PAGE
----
.COLONIAL MARKETS. Tuesday Evening. There has been a fair amount of business done in the sugar mar- ket to-day, and prices have been tolerably steady, but, occasionally, a slight concession has been niady to the buyers. 1,080 hhds. of West India sold in the private contract market; 2,000 bags Mauri- tius and 2,000 bags Bengal sold in public sale. Refined "steady at Friday's currency, standard quality, .5k • COFFEE continues to wear a downward appearance, and planta- tion Ceylon sold at a further decline of fully Is. .Ric B.- I'he public sales have been large and prices have declined about 3d., a considerable portion of the quantity offered was bought in middling white Bengal sold at_3:. to 13s. 6d.: good middling, 14s. 6d. Manilla, fine, 14s. 61., I Aracan, 10s. 3d. SALTPETRE sold with spirit at a shade higher prices refraction 5 to 9. 25s. to 26s. a
"r.r..r: WELSH MARKETS. COWBRIDGE. TUESDAY, AUGUST 29.—This market was but a thin one as compared to this day week, but provisions maintained their prices. Butter,,1s. per lb.; eggs, 8d. per doxen; apples. Is. per hundred pigs were much lower than on this day week, and a plen- tiful supply in market.
''r-A'V-.V, PONTYPRIDD. AUGUST 31.—Wheat, new, 10s. 0a. per bushel; old, 0s. Od. to fh.: Oats, 0s. Od. to 0s. Od.; Beef, 5d. to 7-jd- per lb.; Mutton, 6d. to 7d • Lamb, 7d. to Od.; Veal, Od. toOd. Fresh Butter, Is. Id to 0s Od Salt, ditto, Os. lOd. Cheese, 4d. to 7d. Potatoes, Id. per lb. beans Od. per quarter; French beans, Od. per lb. ducks, 4s. 6d. to Os. Od. per couple; apples, Os. 0d. to Os. per hundred; onions, 2d. per lb. fowls, 2s. 6d. to Os. per couple geese, 8d. per lb.
"V'I,V'fV' CARMARTHEN. AUGUST 26.—Our market is rising again, the prices as follows Wheat, 7s.6d. to 7s. 9d. per win.; Barley, 4s. Od. to 4s. 6d. per will. new barley, 0s. 0d. to 0s. Od.; Oats, 2s. 5d. to 2s. Gel. per win. Butter,8 fd. per lb., and Is. a cask Cheese, El 9s. Oil. to El 10s. Od perewt. New Cheese, El Is. Od. to El 4s. Od. Beef, 34d. to 6d per lb. Mutton, od. to 6ul. Lamb, 5d. to 6d.; Veal, 4d. to 5Id.; Cow Mules, lid. per lb. Tallow, 3jd. to Od. per lb.; Fowls, Is. Oct. to Is 3d. each; Ducks, Is..5d. to Is. 9d. Geese, 3s. to 4s. 6d Potatoes, Id per lb.; Fish, Sewin, 6d. per lb.; Salmon, 7d. Eggs, three for 2d. "V'J9'v.
HAVERFORDWEST. AUG. 26.—Wheat, new, 6s. to 7s. 6d.; ditto, old, 7i,. Ga. to 9.?. 6d Barley, new, 4s 3d. to 4s. 6d. ditto, old, 4s. 6d. to 5s. Beef, oid. to bid.; Mutton, od. to 6d.; Veal, 3d. to od.; Lamb, 4id. to bd. Butter, sixteen ounces, 9id. to lid. ditto, twenty ounces Is. Id. to Is 3d.; Eggs, twenty for Is.; Ducks, Is. 3d. to Is. C I each; Fowls, Os. 9d. to Is. Od. ditto.
CARDIGAN. 1 AUG. 26.—Wheat, 7s. to 7s. 6d. per win.: Barley, 4s. to 4s. 6d.; Oats, 23. toOs. Od. Beef, 4d. to5d.; Mutton, 4-1 d. to old.; Veal,4d. to 5d. Lamb, 4ld to 5d. Fresh batter, lOd. to Is. Salt 8d. to OcL; Cheese, new, 18s. to 20s. per cwt.
,r.V,,Vè"" NEWPORT. AUG. 26.—Beef, 7d. to 7|d. per lb. Mutton, 7(1. to 0(1. j Veal 6id. to 7 id. Lamb, 7d. to Od.; new Potatoes, 6d. to 7d. per quarter; green Peas, lOd. to Is. per peck; Broad Beans, 6lL par peck Fresh Butter, Is. 2d. salt ditto, Is. to Is. Id.; Fowls, 2s. 6d. to 3s. 61. per couple Ducks, 3s. 6d. to 4s. 9d. per couple." Store- house price of corn is slightly on the rise oats 24s. per quarter.
HIDES. LEADENHALL.—Market hides, 561b. to 641b., lfd. to 2d per lb | ditto, 641b. to 721b., 2d. to 2|d.: ditto, 721b. to fiOib., 2 £ d. to 2Jd. ditto, 801b. to 88ib., 3d. to 3jd. ditto, 881b. to 961b 3,id to 3¿d.; ditto, 961b. to 1041b 3)<1. to 3-id. Calf skins, each 4s. 6d. to os. oct. Horse hides, 8s. 6d. to 9s.; Lamb Skins, Is. 6d. to 2s. 6d. • Shear- lings, lOd. to Is. 4d. o/'w'r"I'
MERTHYR. AUG. 26.-Beef, 5d. to 7d.; Mutton, 6e1. toOd.; Veal, 5d. to 7d.^ Lamb, 6.Jd; to Od. Pork, 6d. to 7d.; Cheese, 4d. to Od.; Double Gloucester, 8d. to 9d.; Bacon, lOd.; Butter, Salt, Od. to IOd. Fresh, Od. to Is. 0d. beans, 14J. per lb. peas, ditto; Pota- toes, six to seven pounds for 6d. eggs, ten for 61; Onions LJd. per lb. Fowls, Is. 8d. to 2s. per couple. ducks, Is. to Is. 6d. each.: RAILWAY STATION-YARD.—Price of Miles and Evans's coal, 7s. 6d. Mayne, 7s. and Da vies's, 7s. per too.
'oJ"A. CARNARVON. AUG. 26.—"Wheat, 56s. to 588.; Barley, 2(R to 30s.; Oatmeal, 27s. to 29s. Beans, 72s. to 80s; Longpod," per bushel, 15s. to 16s.; Vetches, per Cibbyn, 2s. 6d. to 3s. .W'
MOLD. AUG. 26.—Wheat, per hobbet, 218. Od. to 23s. Od.; Oats, 7s. 6d. to 8s. Od.; Barley, I Is. 6d. to 12s. gel. Vetches, Os. Oil. to 0s. Od. Beef 5d. to *7d.; Mutton, 6d. to 8d. Veal, 5,id. to 7d. Bacon, 7d. to 8d. Ham, 8d. to lOd. Potatoes, per hobbet Os. Od. to Os. Od.: Butter, Fresh, lid. to I2d.; Salt, 9d. to lOd Eggs, eight for 6d.; Ducks, per couple, 2s. 3d. to 2s. 6d. Fowls, Is. 8d. to Is. 10d.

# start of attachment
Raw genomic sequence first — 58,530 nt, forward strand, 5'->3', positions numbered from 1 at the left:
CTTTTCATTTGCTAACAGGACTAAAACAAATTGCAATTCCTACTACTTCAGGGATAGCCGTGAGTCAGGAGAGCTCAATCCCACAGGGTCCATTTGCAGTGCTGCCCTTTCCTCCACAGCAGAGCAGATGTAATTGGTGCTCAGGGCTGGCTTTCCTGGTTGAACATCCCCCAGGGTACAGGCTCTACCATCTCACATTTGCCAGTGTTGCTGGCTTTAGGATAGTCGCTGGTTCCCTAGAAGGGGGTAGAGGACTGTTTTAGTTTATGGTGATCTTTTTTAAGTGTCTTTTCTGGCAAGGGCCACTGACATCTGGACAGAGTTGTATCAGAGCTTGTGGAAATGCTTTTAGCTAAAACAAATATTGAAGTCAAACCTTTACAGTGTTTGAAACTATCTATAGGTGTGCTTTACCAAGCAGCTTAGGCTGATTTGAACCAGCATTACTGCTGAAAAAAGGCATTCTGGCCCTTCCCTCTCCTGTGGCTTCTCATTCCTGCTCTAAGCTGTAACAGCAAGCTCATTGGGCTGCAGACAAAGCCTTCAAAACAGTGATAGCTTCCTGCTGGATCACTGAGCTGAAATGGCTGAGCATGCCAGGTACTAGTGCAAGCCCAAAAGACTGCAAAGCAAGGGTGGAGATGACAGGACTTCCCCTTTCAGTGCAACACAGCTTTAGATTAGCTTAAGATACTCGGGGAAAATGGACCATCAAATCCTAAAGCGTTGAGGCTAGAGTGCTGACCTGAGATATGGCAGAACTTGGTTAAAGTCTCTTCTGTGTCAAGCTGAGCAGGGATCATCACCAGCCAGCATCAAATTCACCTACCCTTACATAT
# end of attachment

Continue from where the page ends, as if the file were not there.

53tvif)S. Oil the 19th ult., at Tonna, near Neath, the wife of Mr. Matthew Whittiti^- ton, of a son. On the 21st ult., at Pembroke Dock, the wife of Mr. J. J. Bridges, Mcdical Hall, of a daughter. On the 2'2ad ult., the wife of lir. David Morgan, of Ycnterin, in the parish of Lampeter Velfry, of a daughter. On the 27th ult., at Pembroke Dock, the wife of Adjutant Gillis, of H. if. Dockyard, of a senand heir. Oil the 23th ult., at Pembroke Dock, the wife of ,lr. Thomas Johus sad- dler, of a daughter. On the 2Sth ult., Mrs. David Evans, cabinet maker, Newport, Pembroke- shire, of a son. JMaruages. On the Sth ult., at Evan chapel, Uanerchymedd, by the Rev. J. Roberts, the Rev. C. Jonc", Berea, to Miss E. D. Willi'ims, Madog Inn, BryngTvran. On the I I tll ui t., at Mulberry-street chapel, Liverpool, by the Rev. Henry Rees, Mr. R. D. Williams, of Carnarvon, to Mary Aime, eldest daughter of the Rev. John Hughes, of Liverpool. Oa the 17th ult., at St. George's, Hanover-square, by the Rev. Albert Abston, "LA, J. X. Williams, Esq., C.E., of Gleg, Newbridge, to Mary, I a youngest daughter of the late Henry Williams, Esq., of Duffryn-ffrwd, Cardiff. On the 2-r.d ult., at Zoar Baptist chapel, Rhymnev, by the Rev. Stephen Edwards, in the. presence of Registrar Lewis, Mr. Llewelyn Pirrs to.Miss Gwenifred Jones. On the 22nd ult., at Caersalero chapel, Dowlais, by the Rev. W. R. Davies, in the'presenec of Registrar Lewis, Mr. John Ellis to Miss Ann Davies. Oil the 23rd ult., at the Registrar's Oftiec, Merthyr, by Mr. D. Lewis, Re. gistrar, Mr. Evan Thomas to Miss Ilesther Evans. On the 23rd ult., at Cardigan church, -ilir. William Jones, Trisant, Cardi- ganshire, to Sarah, youngest daughter of the late Rev. Mr. Griffiths, Llan- tood, Pembrokeshire. On the 25th ult., at Trawsfynydd, by the Rev. D. NNiiiiams, Mr. Robert .Williams, Bryniau Llanuwchllyn, to Sarah, youngest daughter of the ktaMr. Williaui Davies, Bodyfudden. On uit., at High-street chapel, Merthyr, by the Rev. Thomas Da- vies, minister, in the presence of Mr. D. Lewis, Registrar, Mr. Thomas M'Namara to Miss Sarah Jones. On the 30th ult,, at St. Andrew's, rear Cardiff, Mr. Robert Spickett Tho- mas, Gibbonsdown, Cadoxton, to Miss CatherinG Morgan, Great Colbrook, St. Andrew's. 1()C¿H b%. On the 10th ult., at. Narborth, the wife of Mr. James Phillips, saddler. On the 20th ult., at an advanced age, Mrs. Phillips, of Blaeiitrafie, in the parish of Lianwinio, Carmarthenshire. On the 20th ult., in the 40th year of his age, Mr. John Pugh, spirit mer- chant, Carmarthen. On the 22ad ult., at Little Ilaven, near Haverfordwest, Mrs. Dowcn, 58 years of age. On the 22nd ult., at Little Haven, Mr. Francis Logan. On the 2H\1 ult., in-his 3-1th year, Evan, sun of Evan Thomas, tailor, Queen-street, Cardiff. On the'26th ult., at Narberth, after a lingering illness, Mr. Jason Mcyler, esteemed by all who knew him. His end was peace. On the 28th ult., Mr. Weaver, Gcorge-strect, Newport. On the 28 th ult., at Queen-street, Neath, aged 82 years, much and de- servedly respected, Benjamin Howell, Esq., an alderman of the borough, and before the passing cf the" Municipal Reform Act for several years port- reeve. — T-—' Printed and published by the Proprietor, DAVID EVANS, at his Off No. 7, North-street, (near the Savings Bank,) in the town of Cardiff, in the parish of St. John the Baptist, Glamorganshire. Friday, Sept. I, Isis.